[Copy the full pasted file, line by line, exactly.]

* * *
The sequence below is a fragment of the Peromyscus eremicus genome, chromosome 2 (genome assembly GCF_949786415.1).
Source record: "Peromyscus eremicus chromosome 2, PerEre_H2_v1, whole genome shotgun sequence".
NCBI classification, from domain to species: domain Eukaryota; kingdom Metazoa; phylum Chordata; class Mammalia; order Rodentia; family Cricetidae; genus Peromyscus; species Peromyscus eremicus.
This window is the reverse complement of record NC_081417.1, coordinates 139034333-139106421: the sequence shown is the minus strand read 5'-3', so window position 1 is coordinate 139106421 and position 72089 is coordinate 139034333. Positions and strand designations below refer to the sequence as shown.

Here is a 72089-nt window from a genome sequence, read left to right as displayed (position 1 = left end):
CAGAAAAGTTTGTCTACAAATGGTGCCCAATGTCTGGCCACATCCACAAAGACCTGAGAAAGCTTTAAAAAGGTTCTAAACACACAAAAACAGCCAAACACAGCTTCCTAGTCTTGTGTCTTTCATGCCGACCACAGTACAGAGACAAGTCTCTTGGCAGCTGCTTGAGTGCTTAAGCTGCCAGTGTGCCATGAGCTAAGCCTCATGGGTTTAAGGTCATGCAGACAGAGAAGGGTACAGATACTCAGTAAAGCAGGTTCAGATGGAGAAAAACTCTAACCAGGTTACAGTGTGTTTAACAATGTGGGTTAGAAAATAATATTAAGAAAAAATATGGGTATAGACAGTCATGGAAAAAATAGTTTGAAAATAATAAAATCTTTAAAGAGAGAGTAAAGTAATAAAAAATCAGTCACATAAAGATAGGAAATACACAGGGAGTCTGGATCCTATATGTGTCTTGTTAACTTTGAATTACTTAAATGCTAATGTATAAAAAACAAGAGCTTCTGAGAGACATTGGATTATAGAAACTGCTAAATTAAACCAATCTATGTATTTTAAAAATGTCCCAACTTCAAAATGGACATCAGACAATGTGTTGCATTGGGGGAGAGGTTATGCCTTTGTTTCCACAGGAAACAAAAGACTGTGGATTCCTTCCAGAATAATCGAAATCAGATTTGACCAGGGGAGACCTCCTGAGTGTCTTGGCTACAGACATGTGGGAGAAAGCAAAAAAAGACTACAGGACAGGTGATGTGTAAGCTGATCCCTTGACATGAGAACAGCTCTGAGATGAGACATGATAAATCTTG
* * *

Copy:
The sequence below is a fragment of the Peromyscus eremicus genome, chromosome 2 (genome assembly GCF_949786415.1).
Source record: "Peromyscus eremicus chromosome 2, PerEre_H2_v1, whole genome shotgun sequence".
NCBI classification, from domain to species: domain Eukaryota; kingdom Metazoa; phylum Chordata; class Mammalia; order Rodentia; family Cricetidae; genus Peromyscus; species Peromyscus eremicus.
This window is the reverse complement of record NC_081417.1, coordinates 139034333-139106421: the sequence shown is the minus strand read 5'-3', so window position 1 is coordinate 139106421 and position 72089 is coordinate 139034333. Positions and strand designations below refer to the sequence as shown.

Here is a 72089-nt window from a genome sequence, read left to right as displayed (position 1 = left end):
CAGAAAAGTTTGTCTACAAATGGTGCCCAATGTCTGGCCACATCCACAAAGACCTGAGAAAGCTTTAAAAAGGTTCTAAACACACAAAAACAGCCAAACACAGCTTCCTAGTCTTGTGTCTTTCATGCCGACCACAGTACAGAGACAAGTCTCTTGGCAGCTGCTTGAGTGCTTAAGCTGCCAGTGTGCCATGAGCTAAGCCTCATGGGTTTAAGGTCATGCAGACAGAGAAGGGTACAGATACTCAGTAAAGCAGGTTCAGATGGAGAAAAACTCTAACCAGGTTACAGTGTGTTTAACAATGTGGGTTAGAAAATAATATTAAGAAAAAATATGGGTATAGACAGTCATGGAAAAAATAGTTTGAAAATAATAAAATCTTTAAAGAGAGAGTAAAGTAATAAAAAATCAGTCACATAAAGATAGGAAATACACAGGGAGTCTGGATCCTATATGTGTCTTGTTAACTTTGAATTACTTAAATGCTAATGTATAAAAAACAAGAGCTTCTGAGAGACATTGGATTATAGAAACTGCTAAATTAAACCAATCTATGTATTTTAAAAATGTCCCAACTTCAAAATGGACATCAGACAATGTGTTGCATTGGGGGAGAGGTTATGCCTTTGTTTCCACAGGAAACAAAAGACTGTGGATTCCTTCCAGAATAATCGAAATCAGATTTGACCAGGGGAGACCTCCTGAGTGTCTTGGCTACAGACATGTGGGAGAAAGCAAAAAAAGACTACAGGACAGGTGATGTGTAAGCTGATCCCTTGACATGAGAACAGCTCTGAGATGAGACATGATAAATCTTG